Dr Stephen FarrStephen J. Farr, PhD
Zogenix announced that it has received the final minutes from the FDA following a Type A meeting on its investigational treatment for Dravet syndrome, fenfluramine (Fintepla), and has reported that it intends to resubmit its new drug application to the agency in the third quarter of 2019.1

The meeting followed a refusal to file letter which the FDA sent to Zogenix regarding fenfluramine (also known as ZX008) in which 2 issues were identified—the lack of non-clinical data on the chronic administration of the treatment and an incorrect dataset included in the application. Zogenix president and CEO Stephen J. Farr, PhD, expressed his satisfaction with the meeting in a company statement.

“After discussion with the FDA, the agency has let us know that they do not require additional chronic toxicity studies as part of the resubmission of our NDA for FINTEPLA for the treatment of seizures associated with Dravet syndrome,” Farr told NeurologyLive®. “Rather, they have agreed to our plan to re-submit with all data from our drug development program, along with clinical and non-clinical literature related to fenfluramine. The resubmitted NDA will include some scientific literature that was not part of our original NDA submission.”

The resubmission will also feature additional data from the available literature which was not originally included, and Zogenix noted that a discussion between it and the FDA narrowed down the root cause regarding the inclusion of the incorrect dataset.

“If approved, FINTEPLA could provide profound seizure reduction that does not wane over time in Dravet syndrome patients, many of whose seizures remain uncontrolled even on multiple existing anti-epileptic drugs,” Farr said. “Dravet syndrome is a rare, difficult to treat, and often catastrophic disease that is associated with frequent and prolonged seizures and significant intellectual and motor disabilities. Patients living with Dravet syndrome require constant care, causing tremendous negative impacts on the entire family’s quality of life. We’re very excited to be advancing FINTEPLA as a potential new treatment option for these patients.”

Previously, fenfluramine was granted a breakthrough therapy designation, which has since been rescinded due to the recent approval of 2 therapies for the treatment of Dravet syndrome. Zogenix stated that it “does not expect the rescission of breakthrough therapy designation to limit the potential for priority review status (6-month review) for the Company’s resubmitted NDA.”

One of those therapies, stiripentol, was studied alongside fenfluramine in the Zogenix clinical development program, in which patients who received both therapies in an add-on regimen experienced a 54.7% greater reduction in mean monthly convulsive seizure frequency compared to patients adding placebo (P <.001). With the second of those therapies, cannabidiol (CBD), there were no comparisons available.

The original NDA, submitted in February 2019, was backed by data from 2 phase 3 trials in Dravet syndrome as well as an interim analysis from a still ongoing open-label extension study. The extension included 232 patients who were treated for up to 21 months with fenfluramine.

In the study with stiripentol, 87 participants were randomly assigned to receive 0.5 mg/kg per day of ZX008 (n = 43) with a maximum dose of 20 mg titrated for 3 weeks or placebo (n = 44) after 6 months of observation. All participants were receiving stable background treatment with stiripentol in addition to other antiepileptic drugs. The investigators reported that fenfluramine demonstrated a median reduction of 62.7% in monthly convulsive seizures compared with a 1.2% reduction with placebo.2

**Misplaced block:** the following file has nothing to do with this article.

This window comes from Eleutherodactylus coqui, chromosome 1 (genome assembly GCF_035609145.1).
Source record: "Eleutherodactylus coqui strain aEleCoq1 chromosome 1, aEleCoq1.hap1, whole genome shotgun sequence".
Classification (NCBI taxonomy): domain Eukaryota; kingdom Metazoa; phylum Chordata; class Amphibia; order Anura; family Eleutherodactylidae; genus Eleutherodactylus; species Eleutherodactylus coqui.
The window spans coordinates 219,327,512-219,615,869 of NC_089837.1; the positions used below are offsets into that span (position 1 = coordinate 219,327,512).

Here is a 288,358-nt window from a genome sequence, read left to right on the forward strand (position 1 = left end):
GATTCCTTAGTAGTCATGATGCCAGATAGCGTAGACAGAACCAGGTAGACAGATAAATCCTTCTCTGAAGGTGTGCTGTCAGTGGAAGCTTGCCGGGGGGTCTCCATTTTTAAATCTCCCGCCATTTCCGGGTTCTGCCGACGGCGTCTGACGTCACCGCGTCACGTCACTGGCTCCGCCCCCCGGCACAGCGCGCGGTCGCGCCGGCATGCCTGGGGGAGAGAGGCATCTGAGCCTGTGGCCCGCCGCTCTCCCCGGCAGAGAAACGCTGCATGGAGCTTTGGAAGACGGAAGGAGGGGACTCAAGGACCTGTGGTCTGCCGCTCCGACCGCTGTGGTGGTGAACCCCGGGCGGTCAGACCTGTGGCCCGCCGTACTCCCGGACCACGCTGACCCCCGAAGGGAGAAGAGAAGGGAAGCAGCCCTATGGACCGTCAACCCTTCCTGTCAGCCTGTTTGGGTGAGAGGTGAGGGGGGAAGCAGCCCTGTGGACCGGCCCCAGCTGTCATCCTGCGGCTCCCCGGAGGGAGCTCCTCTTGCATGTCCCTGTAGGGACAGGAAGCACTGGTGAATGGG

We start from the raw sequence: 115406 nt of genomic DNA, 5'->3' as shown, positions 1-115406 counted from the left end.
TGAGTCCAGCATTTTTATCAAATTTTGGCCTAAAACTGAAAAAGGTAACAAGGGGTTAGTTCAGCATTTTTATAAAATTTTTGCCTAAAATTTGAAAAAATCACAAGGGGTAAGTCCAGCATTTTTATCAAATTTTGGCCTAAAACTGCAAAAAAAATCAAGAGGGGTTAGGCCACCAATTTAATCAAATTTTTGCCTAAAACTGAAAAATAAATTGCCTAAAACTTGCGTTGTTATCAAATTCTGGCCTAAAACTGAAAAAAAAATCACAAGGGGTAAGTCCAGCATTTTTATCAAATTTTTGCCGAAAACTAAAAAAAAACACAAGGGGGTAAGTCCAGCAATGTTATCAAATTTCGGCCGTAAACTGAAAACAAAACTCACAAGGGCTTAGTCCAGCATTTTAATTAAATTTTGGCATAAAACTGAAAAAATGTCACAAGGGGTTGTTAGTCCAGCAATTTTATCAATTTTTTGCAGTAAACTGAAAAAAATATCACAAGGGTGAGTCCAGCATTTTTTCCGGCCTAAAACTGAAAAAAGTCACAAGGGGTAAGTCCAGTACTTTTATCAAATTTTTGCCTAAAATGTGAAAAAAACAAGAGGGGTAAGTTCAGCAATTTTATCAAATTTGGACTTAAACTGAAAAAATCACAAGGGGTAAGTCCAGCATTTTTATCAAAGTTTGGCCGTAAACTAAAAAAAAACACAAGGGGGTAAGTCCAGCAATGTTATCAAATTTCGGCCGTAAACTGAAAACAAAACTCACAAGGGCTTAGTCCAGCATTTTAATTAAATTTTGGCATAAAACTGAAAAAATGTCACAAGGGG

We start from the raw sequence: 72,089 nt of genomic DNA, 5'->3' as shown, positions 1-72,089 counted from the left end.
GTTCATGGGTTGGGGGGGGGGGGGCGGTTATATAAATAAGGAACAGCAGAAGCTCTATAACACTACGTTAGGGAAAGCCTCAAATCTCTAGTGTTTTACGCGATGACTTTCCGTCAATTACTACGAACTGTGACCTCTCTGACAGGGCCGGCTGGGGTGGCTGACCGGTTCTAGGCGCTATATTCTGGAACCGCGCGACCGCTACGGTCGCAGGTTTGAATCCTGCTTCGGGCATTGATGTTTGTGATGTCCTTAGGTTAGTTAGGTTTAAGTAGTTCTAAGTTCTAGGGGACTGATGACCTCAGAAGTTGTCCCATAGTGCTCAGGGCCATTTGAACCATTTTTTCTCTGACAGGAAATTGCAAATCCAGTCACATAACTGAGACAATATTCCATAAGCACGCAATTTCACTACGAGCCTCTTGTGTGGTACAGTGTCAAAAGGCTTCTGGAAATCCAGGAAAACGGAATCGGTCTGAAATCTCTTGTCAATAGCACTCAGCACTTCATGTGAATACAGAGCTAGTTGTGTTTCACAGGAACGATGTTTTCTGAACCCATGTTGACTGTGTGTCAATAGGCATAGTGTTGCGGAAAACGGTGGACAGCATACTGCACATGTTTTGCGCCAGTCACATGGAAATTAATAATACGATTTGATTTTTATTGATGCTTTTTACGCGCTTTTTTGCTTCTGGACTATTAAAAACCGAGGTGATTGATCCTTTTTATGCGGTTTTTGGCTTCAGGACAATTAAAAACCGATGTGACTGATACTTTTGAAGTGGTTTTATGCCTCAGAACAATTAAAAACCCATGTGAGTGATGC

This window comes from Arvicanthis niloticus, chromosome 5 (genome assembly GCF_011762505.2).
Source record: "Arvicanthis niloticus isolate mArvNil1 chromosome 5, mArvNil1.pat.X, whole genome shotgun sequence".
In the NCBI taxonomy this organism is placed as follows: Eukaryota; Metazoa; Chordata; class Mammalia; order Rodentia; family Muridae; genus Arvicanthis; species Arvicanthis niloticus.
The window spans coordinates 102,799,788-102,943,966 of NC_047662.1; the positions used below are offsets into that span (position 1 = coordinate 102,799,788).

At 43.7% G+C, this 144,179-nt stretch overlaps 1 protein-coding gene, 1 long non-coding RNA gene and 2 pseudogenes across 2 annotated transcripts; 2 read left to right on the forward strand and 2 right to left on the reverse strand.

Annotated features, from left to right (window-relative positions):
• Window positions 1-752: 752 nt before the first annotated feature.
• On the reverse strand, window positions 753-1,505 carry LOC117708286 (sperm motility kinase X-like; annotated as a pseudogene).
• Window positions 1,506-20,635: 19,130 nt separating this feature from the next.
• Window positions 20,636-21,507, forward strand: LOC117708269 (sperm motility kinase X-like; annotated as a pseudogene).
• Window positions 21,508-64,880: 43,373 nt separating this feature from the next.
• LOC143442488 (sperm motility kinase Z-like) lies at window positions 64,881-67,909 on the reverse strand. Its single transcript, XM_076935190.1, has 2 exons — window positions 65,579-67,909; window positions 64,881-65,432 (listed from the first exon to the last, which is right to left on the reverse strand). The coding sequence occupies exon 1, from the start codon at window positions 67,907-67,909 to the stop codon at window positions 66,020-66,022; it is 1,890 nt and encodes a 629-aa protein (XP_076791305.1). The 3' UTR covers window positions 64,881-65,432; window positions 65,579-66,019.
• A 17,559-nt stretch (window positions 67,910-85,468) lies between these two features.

There also improvements reported in the secondary end points, including reductions in convulsive seizures of ≥50% and ≥75%. In all, 53.5% (<.001) of participants treated with the Zogenix product reported a reduction in monthly convulsive seizures of ≥50%, while 6.8% reported the same finding with placebo. A ≥75% reduction was experienced by 32.6% (=.004) of participants in the fenfluramine arm compared with 2.3% in the placebo arm. Researchers reported that the longest seizure-free interval was 22 days (<.005) with fenfluramine and 13 days with placebo.

“Our clinical data has demonstrated profound reductions in convulsive seizures in Dravet syndrome patients who have been refractory to anti-epileptic medications,” Farr told NeurologyLive®. “And, unlike most other anti-epileptic drugs (AEDs), our long-term data has found that the loss of effect over time does not happen with FINTEPLA. Moreover, fenfluramine is well-tolerated in these children and young adults with minimal drug-drug interactions (which can be quite burdensome for most other anticonvulsant medications).”

Additionally, the therapy was well-tolerated, and no participants experienced cardiac valvopathy or pulmonary hypertension. The rate of serious adverse events (AEs) was similar in both the treatment and placebo arms (14% and 15.9%, respectively). It was reported that 2 participants discontinued treatment due to AEs in the fenfluramine arm.
REFERENCES
1. Zogenix Announces FDA Agreement to Proceed with Resubmission of FINTEPLA® NDA [press release]. Emeryville, CA: Zogenix, Inc; Published June 27, 2018. globenewswire.com/news-release/2019/06/27/1875226/0/en/Zogenix-Announces-FDA-Agreement-to-Proceed-with-Resubmission-of-FINTEPLA-NDA.html. Accessed June 29, 2019.
2. Zogenix Announces Positive Top-line Results from Second Pivotal Phase 3 Clinical Trial of ZX008 in Dravet Syndrome [press release]. Emeryville, CA: Zogenix, Inc; Published July 12, 2018. globenewswire.com/news-release/2018/07/12/1536420/0/en/Zogenix-Announces-Positive-Top-line-Results-from-Second-Pivotal-Phase-3-Clinical-Trial-of-ZX008-in-Dravet-Syndrome.html. Accessed July 1, 2019.